So, if you’ve vacuumed and cleaned the surface, and still desire a finer finish, take the next steps.

Water preparation:

Pour some water or mineral spirits into a cup. Soak your sanding tool in the water or mineral spirit for a while. Some people recommend a few hours of soaking while others insist on 24 hours.

As a rule, the longer you soak the better result you’ll get. However, you shouldn’t soak for more than 24 hours. After that, all you need is a fair amount of moisture in your sanding tool.

It may seem like an unnecessary repetition, but again, use water for water-based polyurethane coating and mineral spirits for oil-based polyurethane coating. However, you can use water for an oil-based polyurethane coating and not the other way round.

Wet sanding:

After getting some moisture in your sanding tool following immersion, the sanding proper comes next. To do this, splash a little water on the surface and begin sanding circularly.

Intermittently wipe the surface with a clean to access your progress. Use a different cloth every time to have an accurate picture. A previously used material can transfer some mixture into the surface.

Continue sanding until you’ve gotten rid of the imperfections. Allow to dry for twenty-four hours, and then wipe the surface with a lint-free free cloth for a polished look.

In our explanations thus far, we’ve made distinctions between the requirements for water-based and oil-based polyurethane. It becomes imperative to consider these types of polyurethane coating.

Water-Based Polyurethane

As the name implies, water-based polyurethane has water as the base solvent for carrying the polyurethane solids.

Oil-Based Polyurethane

On the other hand, Oil-based polyurethane employs organic solvents such as petroleum and minerals as the base solvent.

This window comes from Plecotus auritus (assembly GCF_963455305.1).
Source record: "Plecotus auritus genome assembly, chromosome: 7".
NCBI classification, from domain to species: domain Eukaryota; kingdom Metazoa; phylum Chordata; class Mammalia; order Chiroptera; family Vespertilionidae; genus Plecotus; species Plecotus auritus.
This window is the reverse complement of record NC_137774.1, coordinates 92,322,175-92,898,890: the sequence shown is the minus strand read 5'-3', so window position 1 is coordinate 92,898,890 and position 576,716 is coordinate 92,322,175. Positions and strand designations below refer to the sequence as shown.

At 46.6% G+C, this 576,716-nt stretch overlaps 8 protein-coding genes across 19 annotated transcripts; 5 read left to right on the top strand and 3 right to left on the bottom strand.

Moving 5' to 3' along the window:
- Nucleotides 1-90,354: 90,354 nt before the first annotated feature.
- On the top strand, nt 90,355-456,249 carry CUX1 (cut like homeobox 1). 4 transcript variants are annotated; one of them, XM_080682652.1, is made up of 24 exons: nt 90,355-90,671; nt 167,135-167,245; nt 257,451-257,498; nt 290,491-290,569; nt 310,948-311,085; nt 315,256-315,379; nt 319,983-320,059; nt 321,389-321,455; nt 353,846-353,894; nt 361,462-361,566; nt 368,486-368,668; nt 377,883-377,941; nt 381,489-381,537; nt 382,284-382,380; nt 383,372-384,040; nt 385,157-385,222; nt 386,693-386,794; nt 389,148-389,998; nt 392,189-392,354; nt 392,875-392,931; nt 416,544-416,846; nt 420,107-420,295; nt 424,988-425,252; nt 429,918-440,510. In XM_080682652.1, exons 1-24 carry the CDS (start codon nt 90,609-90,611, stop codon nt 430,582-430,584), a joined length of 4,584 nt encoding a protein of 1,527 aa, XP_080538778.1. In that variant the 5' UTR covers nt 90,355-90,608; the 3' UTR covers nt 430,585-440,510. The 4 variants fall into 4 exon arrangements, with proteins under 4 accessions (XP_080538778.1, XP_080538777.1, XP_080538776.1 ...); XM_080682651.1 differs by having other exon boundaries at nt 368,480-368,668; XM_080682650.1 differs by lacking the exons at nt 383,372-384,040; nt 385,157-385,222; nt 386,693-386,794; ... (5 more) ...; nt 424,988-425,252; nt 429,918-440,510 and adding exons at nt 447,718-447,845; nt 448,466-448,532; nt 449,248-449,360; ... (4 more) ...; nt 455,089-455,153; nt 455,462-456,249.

Although both water and oil-based polyurethane can form a strong and lasting protective film on your furniture, both types present some advantages and disadvantages.

Pros of Water-Based Polyurethane

Using water-based polyurethane comes with some advantages.

  • Water-based polyurethane dries faster than its oil-based counterpart so that you can add more coats in less time. Essentially, it saves you time.
  • Water-based polyurethanes are easy to remove. All you need is warm water.
  • Water-based polyurethanes are eco-friendly. They give off little to no odor, making them more pleasant to use.
  • Because they’re odorless, you can use water-based polyurethane indoors.

Cons of Water-Based Polyurethane

The following are the disadvantages of using water-based polyurethane.

  • With water-based polyurethane, you’ll require more coating layers for a hard shell.
  • Water-based polyurethanes are less durable against wear and tear than their oil-based counterparts.

Pros of Oil-Based Polyurethane

Although water-based polyurethane offers are a more environmentally friendly option, oil-based polyurethane is still popular in the market for various reasons.

  • Oil-based polyurethanes produce a stronger and more durable shell than water-based polyurethanes.
  • When using oil-based polyurethanes, you’ll need fewer coating layers for a smooth finish.

Cons of Oil-Based Polyurethane

Below are some disadvantages of using oil-based polyurethanes.

  • Oil-based polyurethane takes longer to dry, so using them for finishing jobs will always be a time-consuming affair.
  • Oil-based polyurethanes are not easy to remove. You’ll need mineral oils to get rid of them as they’re not soluble in water.
  • Oil-based polyurethanes give off a pungent odor that takes time to fade off. The strong smell makes it very inconvenient to use indoors.

When to Use Water-Based Polyurethane

Water-based polyurethane is light, has a fast curing time, and doesn’t build on the surface. Therefore, it will be adequate for a project that requires a light and smooth finish.

When to Use Oil-Based Polyurethane

Oil-based polyurethane doesn’t cure quickly and forms buildup on the surface. However, oil-based polyurethane is scratch-resistant and suitable for a project where durability is the key. For example, you’d require oil-based polyurethane to polish hardwood floors, cabinets, and countertops.

Tip: If you’re working with oil-based polyurethane, use a nose mask to cushion the pungent smell from the coating.


You don’t need to sand the final polyurethane coat unless you find some impediments like dust nibs, debts, and bumps. But if you find them, you should sand the coat using the dry or wet method.

Wet sanding is the safer and more effective option. Wet and dry sanding involves nearly the same process except for water or fluid in the sanding process.

First, the sanding tool will require immersion in water or mineral spirit for a while. Secondly, you’ll splash some water on the surface before sanding.